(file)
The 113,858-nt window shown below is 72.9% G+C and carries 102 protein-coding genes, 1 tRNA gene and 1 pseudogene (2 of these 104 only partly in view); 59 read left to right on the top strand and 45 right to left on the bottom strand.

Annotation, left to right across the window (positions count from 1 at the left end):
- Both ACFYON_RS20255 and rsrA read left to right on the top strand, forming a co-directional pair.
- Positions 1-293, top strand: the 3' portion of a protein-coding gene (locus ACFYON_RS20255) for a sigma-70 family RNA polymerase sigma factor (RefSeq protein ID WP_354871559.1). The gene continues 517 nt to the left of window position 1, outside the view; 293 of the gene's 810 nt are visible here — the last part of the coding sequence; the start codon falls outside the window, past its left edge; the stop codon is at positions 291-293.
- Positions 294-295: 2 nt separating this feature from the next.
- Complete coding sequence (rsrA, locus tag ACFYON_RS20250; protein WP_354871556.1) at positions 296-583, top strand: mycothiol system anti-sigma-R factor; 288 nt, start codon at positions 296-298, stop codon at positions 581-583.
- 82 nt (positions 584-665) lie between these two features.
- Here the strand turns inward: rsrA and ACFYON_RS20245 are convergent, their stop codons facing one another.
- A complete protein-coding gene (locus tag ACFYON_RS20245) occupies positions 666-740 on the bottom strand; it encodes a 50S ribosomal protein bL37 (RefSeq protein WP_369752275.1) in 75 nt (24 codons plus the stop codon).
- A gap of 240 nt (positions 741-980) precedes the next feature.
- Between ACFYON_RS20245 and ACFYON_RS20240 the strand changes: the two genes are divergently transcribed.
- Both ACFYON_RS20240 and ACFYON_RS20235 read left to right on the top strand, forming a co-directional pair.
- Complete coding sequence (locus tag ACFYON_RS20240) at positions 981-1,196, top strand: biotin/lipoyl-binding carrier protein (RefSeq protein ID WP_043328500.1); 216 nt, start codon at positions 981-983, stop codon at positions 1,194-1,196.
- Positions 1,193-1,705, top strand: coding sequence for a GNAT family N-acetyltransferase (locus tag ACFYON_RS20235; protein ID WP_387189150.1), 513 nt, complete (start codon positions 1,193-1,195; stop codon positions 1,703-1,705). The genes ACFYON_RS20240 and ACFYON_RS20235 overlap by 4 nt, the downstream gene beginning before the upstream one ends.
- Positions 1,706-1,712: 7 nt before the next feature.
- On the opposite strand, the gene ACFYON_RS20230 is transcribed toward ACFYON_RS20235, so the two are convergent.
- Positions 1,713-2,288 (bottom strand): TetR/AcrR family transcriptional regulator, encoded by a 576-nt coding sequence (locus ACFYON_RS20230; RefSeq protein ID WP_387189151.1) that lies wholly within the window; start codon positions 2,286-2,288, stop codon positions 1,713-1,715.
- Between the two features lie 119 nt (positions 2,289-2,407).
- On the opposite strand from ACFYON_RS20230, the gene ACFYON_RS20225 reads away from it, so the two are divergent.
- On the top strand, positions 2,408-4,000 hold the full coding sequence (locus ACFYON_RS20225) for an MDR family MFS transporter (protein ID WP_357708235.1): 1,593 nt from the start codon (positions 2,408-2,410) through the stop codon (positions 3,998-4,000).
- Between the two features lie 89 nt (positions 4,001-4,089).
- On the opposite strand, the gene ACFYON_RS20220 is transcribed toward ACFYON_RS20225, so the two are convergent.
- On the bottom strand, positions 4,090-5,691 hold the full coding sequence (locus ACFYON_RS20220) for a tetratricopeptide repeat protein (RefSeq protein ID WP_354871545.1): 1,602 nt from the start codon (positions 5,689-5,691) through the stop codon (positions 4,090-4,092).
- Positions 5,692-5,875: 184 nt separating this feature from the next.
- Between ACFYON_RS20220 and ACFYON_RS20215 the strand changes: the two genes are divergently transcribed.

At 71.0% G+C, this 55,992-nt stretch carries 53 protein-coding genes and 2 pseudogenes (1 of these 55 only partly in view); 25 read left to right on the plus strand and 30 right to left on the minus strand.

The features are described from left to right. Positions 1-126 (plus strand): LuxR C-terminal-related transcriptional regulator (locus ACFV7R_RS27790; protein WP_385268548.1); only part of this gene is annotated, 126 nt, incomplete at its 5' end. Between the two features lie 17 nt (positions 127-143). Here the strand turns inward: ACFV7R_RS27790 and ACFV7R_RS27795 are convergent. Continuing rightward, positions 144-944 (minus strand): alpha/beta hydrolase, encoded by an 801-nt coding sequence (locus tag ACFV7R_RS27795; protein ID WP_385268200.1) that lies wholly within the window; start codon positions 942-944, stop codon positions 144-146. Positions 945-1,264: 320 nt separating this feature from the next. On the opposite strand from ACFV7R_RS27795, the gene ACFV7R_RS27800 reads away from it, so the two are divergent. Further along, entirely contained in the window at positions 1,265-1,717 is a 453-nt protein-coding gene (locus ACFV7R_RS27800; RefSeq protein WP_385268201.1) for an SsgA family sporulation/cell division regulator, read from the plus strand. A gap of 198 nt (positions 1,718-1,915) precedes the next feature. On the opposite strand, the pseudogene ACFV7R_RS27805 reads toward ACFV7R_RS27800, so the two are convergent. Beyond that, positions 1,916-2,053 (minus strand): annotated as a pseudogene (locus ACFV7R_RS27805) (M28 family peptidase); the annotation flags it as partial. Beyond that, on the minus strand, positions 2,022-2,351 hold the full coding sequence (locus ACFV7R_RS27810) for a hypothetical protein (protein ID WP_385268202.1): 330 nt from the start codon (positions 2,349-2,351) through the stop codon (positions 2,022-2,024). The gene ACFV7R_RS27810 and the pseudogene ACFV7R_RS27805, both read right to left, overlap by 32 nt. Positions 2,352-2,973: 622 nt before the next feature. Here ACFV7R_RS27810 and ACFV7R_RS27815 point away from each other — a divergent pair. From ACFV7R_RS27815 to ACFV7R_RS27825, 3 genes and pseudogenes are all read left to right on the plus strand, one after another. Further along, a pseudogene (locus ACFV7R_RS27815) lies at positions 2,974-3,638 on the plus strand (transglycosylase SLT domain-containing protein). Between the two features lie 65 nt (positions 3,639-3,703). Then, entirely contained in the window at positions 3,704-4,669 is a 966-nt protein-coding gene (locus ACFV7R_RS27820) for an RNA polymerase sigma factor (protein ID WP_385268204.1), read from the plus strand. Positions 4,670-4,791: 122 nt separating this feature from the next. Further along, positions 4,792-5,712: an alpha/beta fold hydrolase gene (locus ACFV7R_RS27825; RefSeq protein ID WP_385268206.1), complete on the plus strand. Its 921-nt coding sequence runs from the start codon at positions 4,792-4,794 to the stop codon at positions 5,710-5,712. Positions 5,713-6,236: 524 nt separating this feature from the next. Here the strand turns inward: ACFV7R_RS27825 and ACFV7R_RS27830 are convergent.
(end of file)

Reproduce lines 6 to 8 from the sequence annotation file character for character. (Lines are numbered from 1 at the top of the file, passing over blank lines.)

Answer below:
- Complete coding sequence (rsrA, locus tag ACFYON_RS20250; protein WP_354871556.1) at positions 296-583, top strand: mycothiol system anti-sigma-R factor; 288 nt, start codon at positions 296-298, stop codon at positions 581-583.
- 82 nt (positions 584-665) lie between these two features.
- Here the strand turns inward: rsrA and ACFYON_RS20245 are convergent, their stop codons facing one another.